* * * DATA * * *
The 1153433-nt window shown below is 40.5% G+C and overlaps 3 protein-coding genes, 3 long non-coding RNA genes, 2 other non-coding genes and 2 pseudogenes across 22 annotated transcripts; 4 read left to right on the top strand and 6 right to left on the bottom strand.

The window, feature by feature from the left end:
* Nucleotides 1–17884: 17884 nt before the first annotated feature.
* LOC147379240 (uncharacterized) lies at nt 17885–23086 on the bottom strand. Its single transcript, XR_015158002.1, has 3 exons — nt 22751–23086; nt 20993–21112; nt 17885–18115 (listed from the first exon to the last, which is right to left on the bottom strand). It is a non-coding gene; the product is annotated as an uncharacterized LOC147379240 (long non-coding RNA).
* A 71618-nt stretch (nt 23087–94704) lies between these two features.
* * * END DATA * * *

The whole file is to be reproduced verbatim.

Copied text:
The 1153433-nt window shown below is 40.5% G+C and overlaps 3 protein-coding genes, 3 long non-coding RNA genes, 2 other non-coding genes and 2 pseudogenes across 22 annotated transcripts; 4 read left to right on the top strand and 6 right to left on the bottom strand.

The window, feature by feature from the left end:
* Nucleotides 1–17884: 17884 nt before the first annotated feature.
* LOC147379240 (uncharacterized) lies at nt 17885–23086 on the bottom strand. Its single transcript, XR_015158002.1, has 3 exons — nt 22751–23086; nt 20993–21112; nt 17885–18115 (listed from the first exon to the last, which is right to left on the bottom strand). It is a non-coding gene; the product is annotated as an uncharacterized LOC147379240 (long non-coding RNA).
* A 71618-nt stretch (nt 23087–94704) lies between these two features.